The final story concerns the foolish king of Highmountain (Toby Jones), who becomes fascinated by his pet flea, which he indulges until it reaches a quite extraordinary size, in the process neglecting his sweet and high-spirited daughter (Bebe Cave). What follows is more like a parody of a fairy tale than anything else, involving an ogre, brave gypsies, impossible quests, and much more along the same lines.

Something else that links the three stories is the fact that none of them exactly come to a happy ending. The story of the twin boys is pretty dark all the way through, the tale of the crone sisters initially seems like a bawdy romp, and that of the king and his flea is just absurd, but they all conclude with gory unpleasantness and, more often than not, violent death. There’s a sense in which this is probably quite true-to-source – the ending of the original version of Little Red Riding Hood, for instance, is quite horrible – but it does make for rather a downer ending for what started off as a drolly whimsical film.

If I had to make a comparison, I would say the closest thing to Tale of Tales that I’ve seen would be a Terry Gilliam film – maybe either Holy Grail or Jabberwocky, though this isn’t quite as anarchic as the former or as scatological as the latter. It has the same almost-palpable sense of earthy history to it, some of the same visual flair, the same understated comedy and fine performances – though, to be fair, most of it is played deadpan-straight. (Some good monsters, too.)

I suppose I should also mention that the tale of the old crones, which prominently features attractive naked young women and concludes on a moment of proper grand guignol, also put me rather in mind of a late period Hammer Horror, albeit one made on a very big budget. This story probably benefits from obviously being about something (our obsession with youth and beauty), while the other two storylines just meander about amiably.

All Tale of Tales‘ quality and visual lavishness – this is a beautiful, beautiful film, as exquisitely designed and photographed as any I’ve seen this year – is really a bit undermined by the fact that, as an anthology movie, its pacing is inevitably a bit disjointed – a great movie has a beginning, a middle, and an end, after all, not a beginning, a beginning, and a beginning, then a middle, a middle, and a middle, and so on.

I suppose this is the really odd and frustrating thing about Tale of Tales, in the end: this is a film about stories – the title kind of gives it away – and formidable talent has clearly been brought to bear in every department of the film… except that of the script itself. This is by no means bad, and the film remains engagingly odd throughout, but you never really lose yourself in any of the stories – it’s all just a bit too calculatedly arty or arch for the stories to work their own magic, and the fact that none of them have what you could really call a satisfying climax is a bit of an issue too.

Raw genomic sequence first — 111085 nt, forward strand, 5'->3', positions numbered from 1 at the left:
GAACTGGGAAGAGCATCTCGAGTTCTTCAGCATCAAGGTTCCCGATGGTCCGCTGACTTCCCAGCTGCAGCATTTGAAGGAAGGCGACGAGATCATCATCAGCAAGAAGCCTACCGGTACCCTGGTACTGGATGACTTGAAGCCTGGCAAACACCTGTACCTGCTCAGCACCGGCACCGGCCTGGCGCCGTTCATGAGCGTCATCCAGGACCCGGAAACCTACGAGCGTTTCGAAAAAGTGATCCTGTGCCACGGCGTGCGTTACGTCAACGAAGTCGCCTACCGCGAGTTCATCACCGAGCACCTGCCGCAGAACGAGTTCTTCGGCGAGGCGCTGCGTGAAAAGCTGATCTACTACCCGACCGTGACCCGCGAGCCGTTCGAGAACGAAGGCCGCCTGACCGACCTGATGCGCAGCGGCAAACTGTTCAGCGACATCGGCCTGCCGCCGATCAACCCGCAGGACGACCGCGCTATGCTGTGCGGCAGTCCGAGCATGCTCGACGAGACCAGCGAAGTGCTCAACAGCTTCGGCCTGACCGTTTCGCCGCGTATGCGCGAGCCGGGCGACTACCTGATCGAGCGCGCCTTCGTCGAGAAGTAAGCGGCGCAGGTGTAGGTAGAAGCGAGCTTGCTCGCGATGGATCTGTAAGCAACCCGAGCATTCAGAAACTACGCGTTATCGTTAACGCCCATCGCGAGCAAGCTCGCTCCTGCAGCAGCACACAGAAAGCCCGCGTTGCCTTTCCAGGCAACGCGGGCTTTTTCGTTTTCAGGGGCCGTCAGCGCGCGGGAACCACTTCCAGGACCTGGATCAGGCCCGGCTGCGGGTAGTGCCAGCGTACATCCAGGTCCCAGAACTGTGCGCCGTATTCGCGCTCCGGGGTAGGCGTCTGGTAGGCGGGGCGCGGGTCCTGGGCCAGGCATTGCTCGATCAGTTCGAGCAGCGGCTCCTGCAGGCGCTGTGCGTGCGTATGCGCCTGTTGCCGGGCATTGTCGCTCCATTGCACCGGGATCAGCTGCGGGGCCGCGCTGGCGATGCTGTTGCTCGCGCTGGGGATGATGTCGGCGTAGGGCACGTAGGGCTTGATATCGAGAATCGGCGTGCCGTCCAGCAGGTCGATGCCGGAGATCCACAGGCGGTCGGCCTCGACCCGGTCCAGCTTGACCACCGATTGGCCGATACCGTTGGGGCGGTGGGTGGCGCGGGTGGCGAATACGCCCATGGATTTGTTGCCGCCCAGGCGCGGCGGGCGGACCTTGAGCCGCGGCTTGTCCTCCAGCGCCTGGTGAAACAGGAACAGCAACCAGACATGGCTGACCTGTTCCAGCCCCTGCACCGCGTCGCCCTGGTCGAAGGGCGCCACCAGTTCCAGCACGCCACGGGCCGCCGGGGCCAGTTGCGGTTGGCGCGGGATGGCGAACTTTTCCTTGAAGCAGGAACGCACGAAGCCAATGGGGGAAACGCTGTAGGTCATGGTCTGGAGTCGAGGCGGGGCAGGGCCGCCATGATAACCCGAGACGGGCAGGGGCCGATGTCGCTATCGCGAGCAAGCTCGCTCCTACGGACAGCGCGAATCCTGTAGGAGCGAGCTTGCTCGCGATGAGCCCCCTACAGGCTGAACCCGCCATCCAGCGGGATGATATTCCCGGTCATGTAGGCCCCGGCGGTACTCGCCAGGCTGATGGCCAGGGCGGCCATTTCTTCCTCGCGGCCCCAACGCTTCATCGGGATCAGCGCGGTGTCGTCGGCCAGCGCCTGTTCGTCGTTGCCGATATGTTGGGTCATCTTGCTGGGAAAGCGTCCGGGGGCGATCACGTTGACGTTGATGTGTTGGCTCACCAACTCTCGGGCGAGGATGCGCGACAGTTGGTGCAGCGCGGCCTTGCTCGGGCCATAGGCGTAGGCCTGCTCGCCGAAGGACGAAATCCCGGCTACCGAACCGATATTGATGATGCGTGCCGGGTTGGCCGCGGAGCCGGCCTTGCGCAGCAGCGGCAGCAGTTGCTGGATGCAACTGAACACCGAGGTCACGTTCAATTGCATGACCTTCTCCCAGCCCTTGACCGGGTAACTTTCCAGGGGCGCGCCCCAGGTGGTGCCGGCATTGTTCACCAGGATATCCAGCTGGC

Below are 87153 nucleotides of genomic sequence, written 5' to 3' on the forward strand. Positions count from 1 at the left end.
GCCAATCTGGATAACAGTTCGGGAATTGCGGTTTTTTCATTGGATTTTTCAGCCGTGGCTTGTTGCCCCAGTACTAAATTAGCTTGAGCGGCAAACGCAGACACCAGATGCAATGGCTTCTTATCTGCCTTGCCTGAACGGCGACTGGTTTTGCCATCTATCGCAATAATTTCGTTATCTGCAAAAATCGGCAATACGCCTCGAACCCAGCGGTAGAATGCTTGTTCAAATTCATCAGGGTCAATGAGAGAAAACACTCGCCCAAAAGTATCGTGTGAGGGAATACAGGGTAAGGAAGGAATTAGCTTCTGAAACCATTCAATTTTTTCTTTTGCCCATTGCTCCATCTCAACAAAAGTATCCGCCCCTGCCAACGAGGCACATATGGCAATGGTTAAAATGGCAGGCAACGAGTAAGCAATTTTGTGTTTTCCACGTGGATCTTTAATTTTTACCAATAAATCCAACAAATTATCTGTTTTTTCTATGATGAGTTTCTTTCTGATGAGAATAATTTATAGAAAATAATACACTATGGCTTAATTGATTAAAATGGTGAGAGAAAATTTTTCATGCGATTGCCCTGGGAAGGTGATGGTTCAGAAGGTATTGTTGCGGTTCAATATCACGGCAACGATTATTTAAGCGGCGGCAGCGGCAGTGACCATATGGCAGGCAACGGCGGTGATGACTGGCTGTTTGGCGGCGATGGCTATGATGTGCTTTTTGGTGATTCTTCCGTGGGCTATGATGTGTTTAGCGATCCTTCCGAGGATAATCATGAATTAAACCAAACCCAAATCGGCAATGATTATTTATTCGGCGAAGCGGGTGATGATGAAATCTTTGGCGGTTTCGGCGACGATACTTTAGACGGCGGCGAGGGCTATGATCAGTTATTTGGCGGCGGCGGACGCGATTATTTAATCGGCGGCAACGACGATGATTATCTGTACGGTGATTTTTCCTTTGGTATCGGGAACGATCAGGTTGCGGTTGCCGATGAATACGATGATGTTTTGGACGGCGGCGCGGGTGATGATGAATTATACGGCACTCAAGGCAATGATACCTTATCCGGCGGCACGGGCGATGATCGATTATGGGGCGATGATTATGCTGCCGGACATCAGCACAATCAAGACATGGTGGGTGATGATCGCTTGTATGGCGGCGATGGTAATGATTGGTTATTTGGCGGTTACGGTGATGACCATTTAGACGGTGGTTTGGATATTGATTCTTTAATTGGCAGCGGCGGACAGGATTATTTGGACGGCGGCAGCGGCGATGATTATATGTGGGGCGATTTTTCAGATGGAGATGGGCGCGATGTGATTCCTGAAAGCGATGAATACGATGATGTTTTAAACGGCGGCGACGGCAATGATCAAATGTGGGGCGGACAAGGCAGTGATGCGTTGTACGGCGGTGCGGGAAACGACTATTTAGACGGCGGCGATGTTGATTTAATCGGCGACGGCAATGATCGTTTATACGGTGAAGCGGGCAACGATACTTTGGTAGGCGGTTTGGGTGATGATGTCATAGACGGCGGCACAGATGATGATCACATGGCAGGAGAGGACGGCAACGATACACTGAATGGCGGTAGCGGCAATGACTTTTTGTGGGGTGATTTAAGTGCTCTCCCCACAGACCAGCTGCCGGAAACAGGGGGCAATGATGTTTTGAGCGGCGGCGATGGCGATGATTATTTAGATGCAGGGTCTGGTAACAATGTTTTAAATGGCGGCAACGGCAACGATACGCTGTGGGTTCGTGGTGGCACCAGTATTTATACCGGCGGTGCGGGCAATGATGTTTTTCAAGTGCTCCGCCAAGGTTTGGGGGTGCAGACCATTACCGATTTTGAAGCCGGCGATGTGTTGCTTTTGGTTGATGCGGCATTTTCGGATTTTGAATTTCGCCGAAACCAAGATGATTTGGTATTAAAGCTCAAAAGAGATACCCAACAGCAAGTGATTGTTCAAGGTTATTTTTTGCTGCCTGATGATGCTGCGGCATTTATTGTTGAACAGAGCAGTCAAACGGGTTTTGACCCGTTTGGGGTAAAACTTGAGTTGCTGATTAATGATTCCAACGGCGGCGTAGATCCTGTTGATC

As I said, this is a fabulous-looking movie and it does have a more authentic sense of the genuinely weird about it than any of the Hollywood fantasy films I’ve seen this year – more of a sense of humour, too. But in the end I can’t shake the impression that this is intended to be more enjoyed as a work of art than as an actual exercise in storytelling. Still, worth seeing if you like this sort of thing.

Read Full Post »

As readers of the collected reviews will probably have surmised, I am late to the party when it comes to feting Danny Boyle as a film-maker – I can’t remember seeing a film of his that I actually thought was bad, per se, but certainly many of the early ones just strike me as a little bit too smug and glossy. Having said that, I love 28 Days Later, thought Slumdog Millionaire was terrific, and had a lot of time for 127 Hours as well. So I suppose I’ve come around to the view that – certainly of late – Boyle has become a genuine national treasure as a director of real class.

Trance-Poster

This is a consensus unlikely to be much damaged by his new film, Trance, unless I miss my guess very badly. In retrospect, this looks and feels very much like a Boyle film from beginning to end, and the story itself contains a few old friends from past projects – violent gangs as antagonists, scene-setting voice-overs, a few other tropes, whistles and bells with the narrative voice – and yet it still manages the neat trick of feeling completely fresh and surprising, thanks to a ferociously clever and convoluted story originated by the less generally well-known writer-director Joe Ahearne (who earned the respect of some of us for his work in Ancient Times on This Life and Ultraviolet). All in all this is a very smart and attractive package.

The film opens by introducing us to junior auctioneer Simon Newton (James McAvoy), who cheerfully explains to us the package of measures in place to stop people nicking expensive paintings when they come up for sale. This, of course, goes hand in hand with the depiction of a well-organised attempt to circumvent these precautions when a famous Goya picture is sold for £25 million. Simon is briefly in charge of taking the threatened picture to safety, but is cornered by lead thief Franck (Vincent Cassel) who relieves him of it and gives him a nasty crack on the head for his trouble. However, when Franck pauses to admire his ill-gotten gains, the picture seems to have vanished into thin air…